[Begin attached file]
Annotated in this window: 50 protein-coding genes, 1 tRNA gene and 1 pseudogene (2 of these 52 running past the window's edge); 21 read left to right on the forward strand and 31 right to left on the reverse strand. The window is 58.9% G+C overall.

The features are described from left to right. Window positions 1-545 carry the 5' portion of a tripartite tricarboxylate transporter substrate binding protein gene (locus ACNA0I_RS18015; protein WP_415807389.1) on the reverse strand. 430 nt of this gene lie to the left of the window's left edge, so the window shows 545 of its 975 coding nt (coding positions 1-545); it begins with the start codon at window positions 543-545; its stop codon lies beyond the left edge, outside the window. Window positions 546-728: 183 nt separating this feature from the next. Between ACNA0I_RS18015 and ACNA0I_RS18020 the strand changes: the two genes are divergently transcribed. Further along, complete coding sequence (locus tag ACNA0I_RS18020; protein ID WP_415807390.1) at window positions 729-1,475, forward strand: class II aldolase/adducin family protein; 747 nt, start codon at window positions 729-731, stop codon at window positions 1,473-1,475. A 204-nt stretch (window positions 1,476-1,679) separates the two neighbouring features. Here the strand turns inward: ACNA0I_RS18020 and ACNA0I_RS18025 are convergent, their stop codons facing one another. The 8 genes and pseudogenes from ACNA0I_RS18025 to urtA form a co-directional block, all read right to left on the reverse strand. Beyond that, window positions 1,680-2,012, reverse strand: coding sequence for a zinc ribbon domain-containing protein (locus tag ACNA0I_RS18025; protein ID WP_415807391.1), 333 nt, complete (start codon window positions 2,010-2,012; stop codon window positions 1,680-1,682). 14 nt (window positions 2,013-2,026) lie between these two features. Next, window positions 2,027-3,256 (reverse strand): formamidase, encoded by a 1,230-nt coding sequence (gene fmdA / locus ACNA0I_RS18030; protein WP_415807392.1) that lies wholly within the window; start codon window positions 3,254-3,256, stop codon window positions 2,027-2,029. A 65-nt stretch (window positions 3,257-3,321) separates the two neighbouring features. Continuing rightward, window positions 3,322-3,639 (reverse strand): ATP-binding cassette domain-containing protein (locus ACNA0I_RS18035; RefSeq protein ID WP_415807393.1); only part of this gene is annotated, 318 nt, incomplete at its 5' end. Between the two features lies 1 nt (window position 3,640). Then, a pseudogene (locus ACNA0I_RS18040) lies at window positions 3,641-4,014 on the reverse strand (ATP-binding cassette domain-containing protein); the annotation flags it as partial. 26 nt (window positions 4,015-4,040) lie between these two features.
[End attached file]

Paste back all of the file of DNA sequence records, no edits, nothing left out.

Annotated in this window: 50 protein-coding genes, 1 tRNA gene and 1 pseudogene (2 of these 52 running past the window's edge); 21 read left to right on the forward strand and 31 right to left on the reverse strand. The window is 58.9% G+C overall.

The features are described from left to right. Window positions 1-545 carry the 5' portion of a tripartite tricarboxylate transporter substrate binding protein gene (locus ACNA0I_RS18015; protein WP_415807389.1) on the reverse strand. 430 nt of this gene lie to the left of the window's left edge, so the window shows 545 of its 975 coding nt (coding positions 1-545); it begins with the start codon at window positions 543-545; its stop codon lies beyond the left edge, outside the window. Window positions 546-728: 183 nt separating this feature from the next. Between ACNA0I_RS18015 and ACNA0I_RS18020 the strand changes: the two genes are divergently transcribed. Further along, complete coding sequence (locus tag ACNA0I_RS18020; protein ID WP_415807390.1) at window positions 729-1,475, forward strand: class II aldolase/adducin family protein; 747 nt, start codon at window positions 729-731, stop codon at window positions 1,473-1,475. A 204-nt stretch (window positions 1,476-1,679) separates the two neighbouring features. Here the strand turns inward: ACNA0I_RS18020 and ACNA0I_RS18025 are convergent, their stop codons facing one another. The 8 genes and pseudogenes from ACNA0I_RS18025 to urtA form a co-directional block, all read right to left on the reverse strand. Beyond that, window positions 1,680-2,012, reverse strand: coding sequence for a zinc ribbon domain-containing protein (locus tag ACNA0I_RS18025; protein ID WP_415807391.1), 333 nt, complete (start codon window positions 2,010-2,012; stop codon window positions 1,680-1,682). 14 nt (window positions 2,013-2,026) lie between these two features. Next, window positions 2,027-3,256 (reverse strand): formamidase, encoded by a 1,230-nt coding sequence (gene fmdA / locus ACNA0I_RS18030; protein WP_415807392.1) that lies wholly within the window; start codon window positions 3,254-3,256, stop codon window positions 2,027-2,029. A 65-nt stretch (window positions 3,257-3,321) separates the two neighbouring features. Continuing rightward, window positions 3,322-3,639 (reverse strand): ATP-binding cassette domain-containing protein (locus ACNA0I_RS18035; RefSeq protein ID WP_415807393.1); only part of this gene is annotated, 318 nt, incomplete at its 5' end. Between the two features lies 1 nt (window position 3,640). Then, a pseudogene (locus ACNA0I_RS18040) lies at window positions 3,641-4,014 on the reverse strand (ATP-binding cassette domain-containing protein); the annotation flags it as partial. 26 nt (window positions 4,015-4,040) lie between these two features.